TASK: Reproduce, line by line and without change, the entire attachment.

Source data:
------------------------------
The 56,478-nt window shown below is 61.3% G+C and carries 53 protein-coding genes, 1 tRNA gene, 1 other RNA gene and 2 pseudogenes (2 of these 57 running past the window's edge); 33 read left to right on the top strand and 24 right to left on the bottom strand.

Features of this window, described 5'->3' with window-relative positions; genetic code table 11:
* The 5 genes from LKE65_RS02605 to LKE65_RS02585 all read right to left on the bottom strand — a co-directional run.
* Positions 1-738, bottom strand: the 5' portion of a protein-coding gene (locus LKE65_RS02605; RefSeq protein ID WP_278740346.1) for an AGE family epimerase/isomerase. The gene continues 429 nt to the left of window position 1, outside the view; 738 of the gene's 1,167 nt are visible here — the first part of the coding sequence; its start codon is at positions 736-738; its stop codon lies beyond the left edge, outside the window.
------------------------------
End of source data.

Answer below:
The 56,478-nt window shown below is 61.3% G+C and carries 53 protein-coding genes, 1 tRNA gene, 1 other RNA gene and 2 pseudogenes (2 of these 57 running past the window's edge); 33 read left to right on the top strand and 24 right to left on the bottom strand.

Features of this window, described 5'->3' with window-relative positions; genetic code table 11:
* The 5 genes from LKE65_RS02605 to LKE65_RS02585 all read right to left on the bottom strand — a co-directional run.
* Positions 1-738, bottom strand: the 5' portion of a protein-coding gene (locus LKE65_RS02605; RefSeq protein ID WP_278740346.1) for an AGE family epimerase/isomerase. The gene continues 429 nt to the left of window position 1, outside the view; 738 of the gene's 1,167 nt are visible here — the first part of the coding sequence; its start codon is at positions 736-738; its stop codon lies beyond the left edge, outside the window.